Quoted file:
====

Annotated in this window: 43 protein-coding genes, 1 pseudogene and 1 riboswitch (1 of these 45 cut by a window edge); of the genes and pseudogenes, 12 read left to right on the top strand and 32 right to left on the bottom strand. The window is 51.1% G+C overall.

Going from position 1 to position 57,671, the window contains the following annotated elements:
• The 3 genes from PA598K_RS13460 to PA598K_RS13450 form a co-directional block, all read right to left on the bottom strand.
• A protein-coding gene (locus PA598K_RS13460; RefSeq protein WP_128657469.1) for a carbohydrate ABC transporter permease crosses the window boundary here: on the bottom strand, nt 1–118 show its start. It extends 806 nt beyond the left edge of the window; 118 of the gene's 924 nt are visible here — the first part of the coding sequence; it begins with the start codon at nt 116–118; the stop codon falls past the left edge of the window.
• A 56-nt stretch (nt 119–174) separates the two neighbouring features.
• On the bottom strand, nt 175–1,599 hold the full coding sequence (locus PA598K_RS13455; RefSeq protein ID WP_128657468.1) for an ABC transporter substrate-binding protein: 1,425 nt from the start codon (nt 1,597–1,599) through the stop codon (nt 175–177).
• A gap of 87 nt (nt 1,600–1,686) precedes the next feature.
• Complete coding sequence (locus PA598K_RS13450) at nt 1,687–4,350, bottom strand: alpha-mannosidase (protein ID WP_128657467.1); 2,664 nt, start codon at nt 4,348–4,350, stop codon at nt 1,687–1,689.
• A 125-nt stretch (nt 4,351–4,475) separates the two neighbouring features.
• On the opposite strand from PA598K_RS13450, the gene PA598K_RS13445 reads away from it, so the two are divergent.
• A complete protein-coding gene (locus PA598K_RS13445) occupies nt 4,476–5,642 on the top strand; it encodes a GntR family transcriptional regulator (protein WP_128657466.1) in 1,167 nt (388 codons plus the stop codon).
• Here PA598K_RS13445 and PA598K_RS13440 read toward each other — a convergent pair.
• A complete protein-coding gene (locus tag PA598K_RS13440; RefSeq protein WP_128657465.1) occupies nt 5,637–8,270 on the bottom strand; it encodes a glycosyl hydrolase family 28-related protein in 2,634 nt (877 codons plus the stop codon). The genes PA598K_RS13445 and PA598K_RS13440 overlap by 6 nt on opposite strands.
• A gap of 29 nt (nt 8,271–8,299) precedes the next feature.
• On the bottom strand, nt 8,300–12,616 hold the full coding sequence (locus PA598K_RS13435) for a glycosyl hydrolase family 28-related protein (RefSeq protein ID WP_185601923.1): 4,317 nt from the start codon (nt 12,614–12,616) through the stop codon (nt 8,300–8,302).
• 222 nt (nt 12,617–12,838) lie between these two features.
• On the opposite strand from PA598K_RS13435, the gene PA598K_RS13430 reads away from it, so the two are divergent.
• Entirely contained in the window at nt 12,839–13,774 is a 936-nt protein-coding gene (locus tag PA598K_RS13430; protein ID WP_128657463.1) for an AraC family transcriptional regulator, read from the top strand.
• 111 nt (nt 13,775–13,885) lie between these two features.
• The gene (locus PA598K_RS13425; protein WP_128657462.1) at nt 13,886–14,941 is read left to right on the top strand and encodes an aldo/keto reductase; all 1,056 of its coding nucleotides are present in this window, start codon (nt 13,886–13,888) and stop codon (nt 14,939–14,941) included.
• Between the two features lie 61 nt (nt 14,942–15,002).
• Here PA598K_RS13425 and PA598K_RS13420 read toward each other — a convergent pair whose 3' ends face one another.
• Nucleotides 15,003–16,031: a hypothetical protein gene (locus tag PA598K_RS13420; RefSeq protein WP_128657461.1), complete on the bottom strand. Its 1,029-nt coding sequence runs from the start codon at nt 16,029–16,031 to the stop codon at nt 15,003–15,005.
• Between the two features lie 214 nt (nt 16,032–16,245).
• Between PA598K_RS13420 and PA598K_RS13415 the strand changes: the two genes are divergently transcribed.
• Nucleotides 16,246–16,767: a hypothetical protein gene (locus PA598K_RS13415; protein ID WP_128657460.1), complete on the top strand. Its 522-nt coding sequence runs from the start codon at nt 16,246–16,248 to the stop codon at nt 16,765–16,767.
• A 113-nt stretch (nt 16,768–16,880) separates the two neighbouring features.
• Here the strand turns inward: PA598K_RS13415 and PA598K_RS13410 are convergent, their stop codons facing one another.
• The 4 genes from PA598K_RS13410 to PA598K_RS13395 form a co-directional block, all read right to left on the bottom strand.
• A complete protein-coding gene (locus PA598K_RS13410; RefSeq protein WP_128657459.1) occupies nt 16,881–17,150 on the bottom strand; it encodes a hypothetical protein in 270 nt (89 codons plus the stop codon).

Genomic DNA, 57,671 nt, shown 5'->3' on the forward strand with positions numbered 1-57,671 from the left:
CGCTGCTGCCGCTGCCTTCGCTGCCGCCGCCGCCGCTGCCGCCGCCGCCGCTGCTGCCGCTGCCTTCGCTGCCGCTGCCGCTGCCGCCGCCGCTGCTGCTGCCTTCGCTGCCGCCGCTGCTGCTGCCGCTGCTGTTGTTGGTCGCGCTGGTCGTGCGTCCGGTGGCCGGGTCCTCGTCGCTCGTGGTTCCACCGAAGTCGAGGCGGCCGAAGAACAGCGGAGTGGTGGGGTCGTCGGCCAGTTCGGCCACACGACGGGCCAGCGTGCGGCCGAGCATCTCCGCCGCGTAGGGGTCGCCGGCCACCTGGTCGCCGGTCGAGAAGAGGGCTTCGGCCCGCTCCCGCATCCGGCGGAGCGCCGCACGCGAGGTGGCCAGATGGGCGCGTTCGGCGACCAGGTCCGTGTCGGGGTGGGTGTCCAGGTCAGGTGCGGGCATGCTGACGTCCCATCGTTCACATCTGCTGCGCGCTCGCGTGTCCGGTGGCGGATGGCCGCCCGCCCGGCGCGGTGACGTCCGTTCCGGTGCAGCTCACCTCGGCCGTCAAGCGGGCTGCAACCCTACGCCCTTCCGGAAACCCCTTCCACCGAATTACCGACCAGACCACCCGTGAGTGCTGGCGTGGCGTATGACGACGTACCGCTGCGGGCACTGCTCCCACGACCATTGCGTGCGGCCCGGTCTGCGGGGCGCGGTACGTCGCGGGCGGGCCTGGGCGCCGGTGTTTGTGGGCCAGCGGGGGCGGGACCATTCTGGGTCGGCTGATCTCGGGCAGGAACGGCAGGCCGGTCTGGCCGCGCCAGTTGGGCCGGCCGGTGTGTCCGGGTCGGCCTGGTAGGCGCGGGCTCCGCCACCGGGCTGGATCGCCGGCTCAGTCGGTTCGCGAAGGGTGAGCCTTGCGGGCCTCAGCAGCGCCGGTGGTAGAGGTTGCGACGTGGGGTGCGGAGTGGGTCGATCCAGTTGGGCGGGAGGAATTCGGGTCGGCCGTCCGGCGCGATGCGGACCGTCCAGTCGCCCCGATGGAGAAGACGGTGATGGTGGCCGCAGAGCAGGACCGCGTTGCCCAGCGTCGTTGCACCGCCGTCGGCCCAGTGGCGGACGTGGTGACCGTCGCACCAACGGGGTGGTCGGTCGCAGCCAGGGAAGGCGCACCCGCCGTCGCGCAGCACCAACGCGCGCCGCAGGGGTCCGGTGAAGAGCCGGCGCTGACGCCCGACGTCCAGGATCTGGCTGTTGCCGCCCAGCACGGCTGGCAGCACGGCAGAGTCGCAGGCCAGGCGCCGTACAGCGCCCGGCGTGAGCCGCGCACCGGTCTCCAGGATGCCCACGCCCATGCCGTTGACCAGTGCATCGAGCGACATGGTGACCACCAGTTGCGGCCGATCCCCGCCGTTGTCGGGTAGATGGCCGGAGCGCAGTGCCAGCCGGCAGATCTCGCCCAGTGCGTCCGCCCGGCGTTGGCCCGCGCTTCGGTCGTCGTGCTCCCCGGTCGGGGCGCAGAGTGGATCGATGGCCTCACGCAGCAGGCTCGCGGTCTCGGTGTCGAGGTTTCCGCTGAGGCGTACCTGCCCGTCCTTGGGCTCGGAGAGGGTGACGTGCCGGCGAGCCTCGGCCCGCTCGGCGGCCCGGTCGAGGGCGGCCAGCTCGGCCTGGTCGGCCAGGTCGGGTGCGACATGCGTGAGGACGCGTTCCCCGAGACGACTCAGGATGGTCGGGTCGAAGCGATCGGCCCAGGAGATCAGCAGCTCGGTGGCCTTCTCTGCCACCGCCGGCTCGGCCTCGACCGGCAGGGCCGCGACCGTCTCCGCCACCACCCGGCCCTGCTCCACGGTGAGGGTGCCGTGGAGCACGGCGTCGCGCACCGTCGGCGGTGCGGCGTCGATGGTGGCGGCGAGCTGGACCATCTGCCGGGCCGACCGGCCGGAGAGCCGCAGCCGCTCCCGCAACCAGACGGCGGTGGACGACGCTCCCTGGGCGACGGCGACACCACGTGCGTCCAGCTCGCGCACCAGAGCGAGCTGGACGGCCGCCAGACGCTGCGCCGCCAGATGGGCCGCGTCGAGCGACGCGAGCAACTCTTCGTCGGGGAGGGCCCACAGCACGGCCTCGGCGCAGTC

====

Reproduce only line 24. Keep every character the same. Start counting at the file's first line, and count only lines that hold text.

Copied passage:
• Between the two features lie 214 nt (nt 16,032–16,245).